One thing is for sure, Osborne has caused “a big sensation”. Queue up for the Magic Bus.

Julian Parrott is a founding partner of Ethical Futures, ethical specialist independent financial advisers (IFA) based in Edinburgh.

Further reading:

Osborne is fiddling while the Earth burns: ‘extracting every drop of oil we can’

Budget 2014: Pensions shake-up divides industry – but may boost sustainable investment

Budget 2014: Osborne freezes carbon price floor and boosts North Sea oil

Budget 2014: Investment tax relief to boost social enterprises

Budget 2014: the reaction

Julian Parrott is a founding partner of Ethical Futures, ethical specialist independent financial advisers (IFA) based in Edinburgh.


Will Self-Driving Cars Be Better for the Environment?



self-driving cars for green environment
Shutterstock Licensed Photo - By Zapp2Photo |

Technologists, engineers, lawmakers, and the general public have been excitedly debating about the merits of self-driving cars for the past several years, as companies like Waymo and Uber race to get the first fully autonomous vehicles on the market. Largely, the concerns have been about safety and ethics; is a self-driving car really capable of eliminating the human errors responsible for the majority of vehicular accidents? And if so, who’s responsible for programming life-or-death decisions, and who’s held liable in the event of an accident?

But while these questions continue being debated, protecting people on an individual level, it’s worth posing a different question: how will self-driving cars impact the environment?

The Big Picture

The Department of Energy attempted to answer this question in clear terms, using scientific research and existing data sets to project the short-term and long-term environmental impact that self-driving vehicles could have. Its findings? The emergence of self-driving vehicles could essentially go either way; it could reduce energy consumption in transportation by as much as 90 percent, or increase it by more than 200 percent.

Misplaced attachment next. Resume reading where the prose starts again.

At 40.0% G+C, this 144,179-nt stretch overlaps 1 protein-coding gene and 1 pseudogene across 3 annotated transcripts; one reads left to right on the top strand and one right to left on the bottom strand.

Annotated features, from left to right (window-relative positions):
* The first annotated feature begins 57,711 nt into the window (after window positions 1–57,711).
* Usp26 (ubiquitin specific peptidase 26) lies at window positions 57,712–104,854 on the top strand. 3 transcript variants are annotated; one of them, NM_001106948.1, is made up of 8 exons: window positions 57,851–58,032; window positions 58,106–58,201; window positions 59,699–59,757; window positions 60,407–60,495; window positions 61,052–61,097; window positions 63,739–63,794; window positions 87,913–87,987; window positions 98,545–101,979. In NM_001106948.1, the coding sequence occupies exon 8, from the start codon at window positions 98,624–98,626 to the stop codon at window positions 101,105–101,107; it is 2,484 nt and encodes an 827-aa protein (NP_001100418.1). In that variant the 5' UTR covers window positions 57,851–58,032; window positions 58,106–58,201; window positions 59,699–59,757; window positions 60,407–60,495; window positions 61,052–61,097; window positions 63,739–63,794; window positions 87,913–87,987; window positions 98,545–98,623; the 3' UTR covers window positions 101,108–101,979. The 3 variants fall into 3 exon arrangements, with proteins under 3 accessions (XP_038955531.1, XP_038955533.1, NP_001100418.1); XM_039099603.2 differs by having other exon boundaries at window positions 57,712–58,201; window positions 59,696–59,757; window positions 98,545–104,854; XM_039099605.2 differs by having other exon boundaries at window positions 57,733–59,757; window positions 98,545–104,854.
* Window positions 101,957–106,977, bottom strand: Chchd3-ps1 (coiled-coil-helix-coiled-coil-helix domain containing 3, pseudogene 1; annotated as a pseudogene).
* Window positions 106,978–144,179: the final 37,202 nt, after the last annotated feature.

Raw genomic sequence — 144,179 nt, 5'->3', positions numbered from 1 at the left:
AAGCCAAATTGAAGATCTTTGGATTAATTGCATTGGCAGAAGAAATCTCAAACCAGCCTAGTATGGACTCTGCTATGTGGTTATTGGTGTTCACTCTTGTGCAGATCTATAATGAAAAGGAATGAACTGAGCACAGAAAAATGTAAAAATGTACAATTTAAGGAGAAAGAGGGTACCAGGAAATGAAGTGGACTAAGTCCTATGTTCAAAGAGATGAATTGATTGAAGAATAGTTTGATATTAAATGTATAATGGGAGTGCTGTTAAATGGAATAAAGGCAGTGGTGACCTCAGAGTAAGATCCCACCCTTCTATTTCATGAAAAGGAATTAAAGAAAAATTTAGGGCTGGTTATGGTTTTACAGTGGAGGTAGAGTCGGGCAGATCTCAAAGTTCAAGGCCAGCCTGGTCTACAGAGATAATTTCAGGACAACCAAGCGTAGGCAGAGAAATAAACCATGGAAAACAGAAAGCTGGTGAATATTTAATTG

That’s a margin of error so wide it might as well be a total guess, but there are too many unknown variables to form a solid conclusion. There are many ways autonomous vehicles could influence our energy consumption and environmental impact, and they could go well or poorly, depending on how they’re adopted.

Driver Reduction?

One of the big selling points of autonomous vehicles is their capacity to reduce the total number of vehicles—and human drivers—on the road. If you’re able to carpool to work in a self-driving vehicle, or rely on autonomous public transportation, you’ll spend far less time, money, and energy on your own car. The convenience and efficiency of autonomous vehicles would therefore reduce the total miles driven, and significantly reduce carbon emissions.

There’s a flip side to this argument, however. If autonomous vehicles are far more convenient and less expensive than previous means of travel, it could be an incentive for people to travel more frequently, or drive to more destinations they’d otherwise avoid. In this case, the total miles driven could actually increase with the rise of self-driving cars.

As an added consideration, the increase or decrease in drivers on the road could result in more or fewer vehicle collisions, respectively—especially in the early days of autonomous vehicle adoption, when so many human drivers are still on the road. Car accident injury cases, therefore, would become far more complicated, and the roads could be temporarily less safe.


Deadheading is a term used in trucking and ridesharing to refer to miles driven with an empty load. Assume for a moment that there’s a fleet of self-driving vehicles available to pick people up and carry them to their destinations. It’s a convenient service, but by necessity, these vehicles will spend at least some of their time driving without passengers, whether it’s spent waiting to pick someone up or en route to their location. The increase in miles from deadheading could nullify the potential benefits of people driving fewer total miles, or add to the damage done by their increased mileage.

Make and Model of Car

Much will also depend on the types of cars equipped to be self-driving. For example, Waymo recently launched a wave of self-driving hybrid minivans, capable of getting far better mileage than a gas-only vehicle. If the majority of self-driving cars are electric or hybrids, the environmental impact will be much lower than if they’re converted from existing vehicles. Good emissions ratings are also important here.

On the other hand, the increased demand for autonomous vehicles could put more pressure on factory production, and make older cars obsolete. In that case, the gas mileage savings could be counteracted by the increased environmental impact of factory production.

The Bottom Line

Right now, there are too many unanswered questions to make a confident determination whether self-driving vehicles will help or harm the environment. Will we start driving more, or less? How will they handle dead time? What kind of models are going to be on the road?